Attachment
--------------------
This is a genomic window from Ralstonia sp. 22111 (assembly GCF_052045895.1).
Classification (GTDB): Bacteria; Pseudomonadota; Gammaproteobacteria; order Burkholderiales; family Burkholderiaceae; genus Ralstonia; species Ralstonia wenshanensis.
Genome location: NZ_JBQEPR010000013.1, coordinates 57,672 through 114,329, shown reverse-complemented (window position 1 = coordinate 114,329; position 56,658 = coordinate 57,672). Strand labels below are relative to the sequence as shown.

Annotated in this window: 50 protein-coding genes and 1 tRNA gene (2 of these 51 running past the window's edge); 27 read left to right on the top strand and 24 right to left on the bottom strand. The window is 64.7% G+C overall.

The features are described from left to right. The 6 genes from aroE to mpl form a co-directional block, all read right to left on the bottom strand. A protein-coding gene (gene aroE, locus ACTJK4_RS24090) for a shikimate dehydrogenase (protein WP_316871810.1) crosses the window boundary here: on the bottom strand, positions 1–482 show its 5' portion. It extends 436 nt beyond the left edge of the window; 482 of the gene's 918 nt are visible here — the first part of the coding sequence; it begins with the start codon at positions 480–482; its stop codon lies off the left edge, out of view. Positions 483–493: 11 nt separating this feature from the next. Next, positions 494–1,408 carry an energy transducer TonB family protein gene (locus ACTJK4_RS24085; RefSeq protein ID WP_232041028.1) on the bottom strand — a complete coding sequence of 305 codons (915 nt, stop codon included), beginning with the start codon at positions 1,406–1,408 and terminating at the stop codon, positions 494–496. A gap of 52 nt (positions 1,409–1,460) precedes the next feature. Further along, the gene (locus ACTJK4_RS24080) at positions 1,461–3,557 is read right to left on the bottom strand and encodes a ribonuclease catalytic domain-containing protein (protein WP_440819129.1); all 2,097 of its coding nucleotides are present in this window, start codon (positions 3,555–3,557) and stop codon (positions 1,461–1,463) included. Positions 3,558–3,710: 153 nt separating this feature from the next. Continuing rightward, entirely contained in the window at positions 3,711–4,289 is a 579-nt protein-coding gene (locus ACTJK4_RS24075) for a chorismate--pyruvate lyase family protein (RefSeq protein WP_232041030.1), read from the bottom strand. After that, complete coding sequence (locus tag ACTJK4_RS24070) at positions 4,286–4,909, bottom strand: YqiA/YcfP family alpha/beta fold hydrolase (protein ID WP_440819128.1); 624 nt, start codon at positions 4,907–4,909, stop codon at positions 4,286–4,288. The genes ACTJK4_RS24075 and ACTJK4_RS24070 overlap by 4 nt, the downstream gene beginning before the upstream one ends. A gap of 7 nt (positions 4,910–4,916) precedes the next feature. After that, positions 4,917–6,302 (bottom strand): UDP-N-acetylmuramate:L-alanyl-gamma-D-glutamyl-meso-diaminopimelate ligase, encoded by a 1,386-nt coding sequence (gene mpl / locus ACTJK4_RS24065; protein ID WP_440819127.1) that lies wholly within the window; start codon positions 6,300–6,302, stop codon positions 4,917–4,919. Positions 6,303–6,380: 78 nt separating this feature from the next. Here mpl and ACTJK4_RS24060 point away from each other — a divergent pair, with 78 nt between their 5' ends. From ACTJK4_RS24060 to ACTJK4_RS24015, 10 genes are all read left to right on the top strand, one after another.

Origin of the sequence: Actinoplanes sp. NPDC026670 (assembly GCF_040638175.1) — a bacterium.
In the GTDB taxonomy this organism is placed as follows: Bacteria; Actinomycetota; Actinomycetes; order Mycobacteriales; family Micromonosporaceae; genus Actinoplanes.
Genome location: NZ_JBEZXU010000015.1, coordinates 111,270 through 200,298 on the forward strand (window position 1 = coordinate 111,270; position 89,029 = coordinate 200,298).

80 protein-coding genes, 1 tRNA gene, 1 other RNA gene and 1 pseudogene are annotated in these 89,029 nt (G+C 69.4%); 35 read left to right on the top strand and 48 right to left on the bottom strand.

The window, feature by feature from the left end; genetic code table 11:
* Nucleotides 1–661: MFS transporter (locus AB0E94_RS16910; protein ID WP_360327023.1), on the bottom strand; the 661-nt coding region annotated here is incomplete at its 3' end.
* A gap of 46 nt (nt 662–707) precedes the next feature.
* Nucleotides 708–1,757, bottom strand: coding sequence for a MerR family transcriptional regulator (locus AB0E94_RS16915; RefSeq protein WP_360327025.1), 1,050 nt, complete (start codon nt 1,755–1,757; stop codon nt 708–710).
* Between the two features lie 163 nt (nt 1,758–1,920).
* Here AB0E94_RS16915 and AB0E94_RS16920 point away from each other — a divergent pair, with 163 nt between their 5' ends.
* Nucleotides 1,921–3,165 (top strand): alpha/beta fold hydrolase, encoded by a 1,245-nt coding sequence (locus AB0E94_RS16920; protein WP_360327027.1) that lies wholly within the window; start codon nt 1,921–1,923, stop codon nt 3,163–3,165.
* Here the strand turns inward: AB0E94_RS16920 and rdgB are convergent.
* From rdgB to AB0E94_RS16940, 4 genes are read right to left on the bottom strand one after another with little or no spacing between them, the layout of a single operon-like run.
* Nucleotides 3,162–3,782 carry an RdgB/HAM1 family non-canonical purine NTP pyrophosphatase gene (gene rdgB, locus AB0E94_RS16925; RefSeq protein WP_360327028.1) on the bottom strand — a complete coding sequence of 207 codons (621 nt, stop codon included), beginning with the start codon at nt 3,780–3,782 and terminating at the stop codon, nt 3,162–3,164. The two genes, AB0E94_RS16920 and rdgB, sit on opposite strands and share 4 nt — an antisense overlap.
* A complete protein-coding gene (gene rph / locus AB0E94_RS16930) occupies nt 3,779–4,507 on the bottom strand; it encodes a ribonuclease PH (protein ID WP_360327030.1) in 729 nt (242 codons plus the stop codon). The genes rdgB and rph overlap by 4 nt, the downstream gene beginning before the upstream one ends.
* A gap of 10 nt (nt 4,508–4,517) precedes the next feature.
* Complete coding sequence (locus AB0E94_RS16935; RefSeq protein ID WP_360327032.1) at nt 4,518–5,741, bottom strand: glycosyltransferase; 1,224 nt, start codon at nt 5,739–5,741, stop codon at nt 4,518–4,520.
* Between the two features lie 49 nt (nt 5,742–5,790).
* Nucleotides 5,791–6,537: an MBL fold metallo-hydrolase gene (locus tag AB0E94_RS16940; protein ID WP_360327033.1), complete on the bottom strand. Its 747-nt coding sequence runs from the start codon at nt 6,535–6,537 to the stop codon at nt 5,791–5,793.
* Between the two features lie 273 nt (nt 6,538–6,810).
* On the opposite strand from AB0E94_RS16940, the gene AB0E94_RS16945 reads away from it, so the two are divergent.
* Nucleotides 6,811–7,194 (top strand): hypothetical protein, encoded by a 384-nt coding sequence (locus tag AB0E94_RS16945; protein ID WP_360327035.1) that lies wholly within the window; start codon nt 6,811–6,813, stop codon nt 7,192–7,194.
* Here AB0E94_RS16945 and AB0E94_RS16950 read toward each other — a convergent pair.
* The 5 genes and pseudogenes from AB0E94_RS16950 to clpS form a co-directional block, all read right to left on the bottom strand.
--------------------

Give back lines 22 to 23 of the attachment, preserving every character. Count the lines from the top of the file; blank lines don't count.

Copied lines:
* Complete coding sequence (locus AB0E94_RS16935; RefSeq protein ID WP_360327032.1) at nt 4,518–5,741, bottom strand: glycosyltransferase; 1,224 nt, start codon at nt 5,739–5,741, stop codon at nt 4,518–4,520.
* Between the two features lie 49 nt (nt 5,742–5,790).